Faced with a deep slump in housing and credit markets, Washington has found it easier so far to throw lifelines to big business than to ordinary Americans.
This month, the US Congress is starting to consider in earnest whether comparable assistance is warranted on Main Street.
Arguably, small borrowers face challenges that are every bit as acute as those of financial firms. Home values are declining and foreclosures are now occurring at record volumes – and those trends pose a threat to the health of the economy.
But it is proving difficult for lawmakers to mount large-scale help for homeowners for several reasons. One big hurdle is pragmatic: In some regions of the US, home values are still declining so fast that even a deep reduction in mortgage payments may help lenders more than homeowners.
Another is the question of fairness. Should taxpayer money be spent on borrowers who may have been unwise? The answer depends partly on partisan ideologies and on differing views of the risks to the economy if nothing is done.
The real question for policy, he says, should be "a benefit-cost, risk-reward kind of perspective."
The chances of large-scale help for homeowners, analysts say, will grow larger if the risks to the economy appear larger.
Many economists believe that the United States may endure a recession this year, but that moves by the Fed – coupled with the "stimulus" checks that Congress has arranged to send to taxpayers – will prevent it from becoming a deep one.
Still, America's job growth has turned negative in recent months, and home prices continue to fall – down 10 percent in the past year, by one index.
Potential relief measures
Those negative trends have helped build momentum for a mortgage relief bill in Congress. So far, the measures that would provide the most extensive help directly to homeowners haven't yet gathered the momentum required to clear a 60-vote hurdle in the Senate.
Such measures could go down one of two general tracks. One approach would use taxpayer dollars to prevent foreclosures, by refinancing or modifying home loans on terms the borrowers can afford. Another approach would seek the same result by other means, such as by allowing bankruptcy judges to essentially rewrite loans.
What senators did agree to put in a bipartisan bill last week were smaller measures. The bill would include $10 billion for states to issue bonds to help homeowners refinance and $4 billion for states to buy foreclosed homes. Both parties also support $200 million in new money for foreclosure-prevention counseling.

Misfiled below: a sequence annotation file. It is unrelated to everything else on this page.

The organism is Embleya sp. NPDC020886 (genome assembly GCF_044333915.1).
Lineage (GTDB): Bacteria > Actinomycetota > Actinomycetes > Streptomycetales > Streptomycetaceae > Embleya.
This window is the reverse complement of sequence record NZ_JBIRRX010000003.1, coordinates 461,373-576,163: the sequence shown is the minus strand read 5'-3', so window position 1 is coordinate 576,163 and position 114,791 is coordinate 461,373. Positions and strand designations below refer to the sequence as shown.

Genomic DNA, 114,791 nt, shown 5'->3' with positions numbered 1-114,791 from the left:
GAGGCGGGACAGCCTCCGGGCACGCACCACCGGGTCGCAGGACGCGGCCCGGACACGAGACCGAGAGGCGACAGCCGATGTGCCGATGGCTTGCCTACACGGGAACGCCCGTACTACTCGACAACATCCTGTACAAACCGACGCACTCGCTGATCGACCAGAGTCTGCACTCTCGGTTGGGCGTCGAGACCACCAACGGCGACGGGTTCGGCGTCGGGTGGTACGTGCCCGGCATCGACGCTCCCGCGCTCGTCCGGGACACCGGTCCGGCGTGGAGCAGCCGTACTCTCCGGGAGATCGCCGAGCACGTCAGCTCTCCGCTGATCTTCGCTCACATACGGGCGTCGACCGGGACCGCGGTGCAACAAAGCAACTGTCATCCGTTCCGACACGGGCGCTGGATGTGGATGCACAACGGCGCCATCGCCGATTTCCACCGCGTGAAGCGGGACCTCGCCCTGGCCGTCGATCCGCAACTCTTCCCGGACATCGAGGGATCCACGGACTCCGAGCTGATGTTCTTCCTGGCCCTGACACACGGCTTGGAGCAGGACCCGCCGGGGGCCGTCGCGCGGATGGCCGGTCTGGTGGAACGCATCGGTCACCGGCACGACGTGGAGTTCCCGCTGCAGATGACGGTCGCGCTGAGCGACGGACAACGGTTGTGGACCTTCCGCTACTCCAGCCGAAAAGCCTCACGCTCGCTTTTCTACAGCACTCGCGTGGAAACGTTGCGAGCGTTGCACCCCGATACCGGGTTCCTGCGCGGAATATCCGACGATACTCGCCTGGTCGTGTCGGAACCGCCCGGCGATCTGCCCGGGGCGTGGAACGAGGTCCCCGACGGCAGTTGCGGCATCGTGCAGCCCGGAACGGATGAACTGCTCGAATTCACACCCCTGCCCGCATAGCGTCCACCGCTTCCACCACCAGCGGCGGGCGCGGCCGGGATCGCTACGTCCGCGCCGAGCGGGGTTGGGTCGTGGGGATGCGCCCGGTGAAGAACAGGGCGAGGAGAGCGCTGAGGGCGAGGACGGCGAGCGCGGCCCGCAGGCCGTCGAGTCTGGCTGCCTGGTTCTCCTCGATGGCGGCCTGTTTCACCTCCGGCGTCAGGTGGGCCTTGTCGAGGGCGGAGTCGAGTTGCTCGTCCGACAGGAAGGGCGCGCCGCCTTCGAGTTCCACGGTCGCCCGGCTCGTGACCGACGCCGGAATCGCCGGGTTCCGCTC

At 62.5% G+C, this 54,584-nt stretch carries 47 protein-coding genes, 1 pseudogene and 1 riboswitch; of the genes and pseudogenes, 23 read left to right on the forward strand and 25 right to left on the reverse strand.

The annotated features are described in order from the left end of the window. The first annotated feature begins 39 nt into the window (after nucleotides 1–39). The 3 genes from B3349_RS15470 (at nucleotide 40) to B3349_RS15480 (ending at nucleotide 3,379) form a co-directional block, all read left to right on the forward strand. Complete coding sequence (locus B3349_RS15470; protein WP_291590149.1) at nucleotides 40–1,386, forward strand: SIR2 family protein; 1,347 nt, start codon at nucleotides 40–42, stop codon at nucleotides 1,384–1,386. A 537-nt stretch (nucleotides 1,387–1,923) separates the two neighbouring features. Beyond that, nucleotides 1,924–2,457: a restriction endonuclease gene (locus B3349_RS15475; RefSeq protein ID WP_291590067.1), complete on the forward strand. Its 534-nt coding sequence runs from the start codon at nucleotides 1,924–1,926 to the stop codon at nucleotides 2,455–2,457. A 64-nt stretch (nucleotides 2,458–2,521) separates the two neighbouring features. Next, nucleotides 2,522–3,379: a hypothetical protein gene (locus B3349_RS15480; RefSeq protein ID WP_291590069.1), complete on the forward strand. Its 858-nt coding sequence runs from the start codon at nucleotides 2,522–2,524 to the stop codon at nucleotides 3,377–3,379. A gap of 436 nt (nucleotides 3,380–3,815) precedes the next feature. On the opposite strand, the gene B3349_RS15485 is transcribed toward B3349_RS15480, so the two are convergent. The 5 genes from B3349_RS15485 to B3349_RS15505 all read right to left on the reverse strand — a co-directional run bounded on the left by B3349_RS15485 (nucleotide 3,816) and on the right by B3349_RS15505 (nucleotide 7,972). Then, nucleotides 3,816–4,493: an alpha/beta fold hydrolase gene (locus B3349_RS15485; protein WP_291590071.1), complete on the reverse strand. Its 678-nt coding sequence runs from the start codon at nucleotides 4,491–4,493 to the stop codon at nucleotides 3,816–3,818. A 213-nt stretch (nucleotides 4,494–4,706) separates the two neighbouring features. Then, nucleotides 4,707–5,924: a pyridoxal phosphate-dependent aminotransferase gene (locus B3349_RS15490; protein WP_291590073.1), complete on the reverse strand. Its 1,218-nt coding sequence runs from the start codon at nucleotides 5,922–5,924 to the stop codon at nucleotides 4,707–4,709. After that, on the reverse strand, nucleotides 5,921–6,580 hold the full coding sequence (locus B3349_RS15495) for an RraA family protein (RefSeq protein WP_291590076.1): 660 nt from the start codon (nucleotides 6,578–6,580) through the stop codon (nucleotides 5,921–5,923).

The bill also includes a tax break for industry – home builders in this case.
Many Democrats would like to mount more expansive efforts on behalf of homeowners. Sen. Charles Schumer (D) of New York raised the matter pointedly last Thursday in a hearing focused on the near-collapse of investment house Bear Stearns. The Fed intervened with a $30 billion loan, with the knowledge and support of the Treasury Department.
"Everyone agrees that Bear Stearns was staring into the abyss. What about homeowners who are also staring into the abyss?" Senator Schumer asked other federal officials.
The rationale for intervening on Wall Street, he noted, was the risk to the stability of the financial system. He argued that the same can be said of American homeowners: "Thousands and thousands of foreclosures create as much systemic risk as one investment bank."
Federal Reserve Chairman Ben Bernanke responded to such concerns by putting the $30 billion into perspective. He projected that most of the loan, possibly the entire amount, will be recovered by the Fed and will cost taxpayers nothing. "If you want to say we bailed out the market in general, I guess that's true. But we felt that was necessary in the interest of the American economy," Mr. Bernanke said. Moreover, Bear Stearns shareholders did not fare well in the resulting buyout of the company by JPMorgan Chase.
It's up to Congress, not the Fed, to consider actions to stabilize the housing market, Bernanke added.
Republicans are generally wary of committing big money to a mortgage rescue. Their argument is partly that the marketplace should be the tool of choice for resolving the housing woes. Banks and borrowers can work out the foreclosure questions, and buyers and sellers can determine when home prices will stop falling. A key question is whether that process will be orderly.
Large losses of wealth?
"The risk is that we'll overcorrect," says Robert Bruner, dean of the University of Virginia's Darden school in Charlottesville. A collapse in the housing market, driven by large inventories of foreclosed homes, could impose large losses of wealth on both Wall Street and Main Street, he says.
But some downward movement of house prices is needed, many say, to bring supply and demand into balance.
Trying to prop up home prices helps lenders minimize losses but may do little to help borrowers, says Dean Baker, an economist at the Center for Economic and Policy Research, a liberal research group in Washington.
"You're not going to be doing those people a favor" with policies that reduce their loan payments, if they still can't build equity in the home, he says.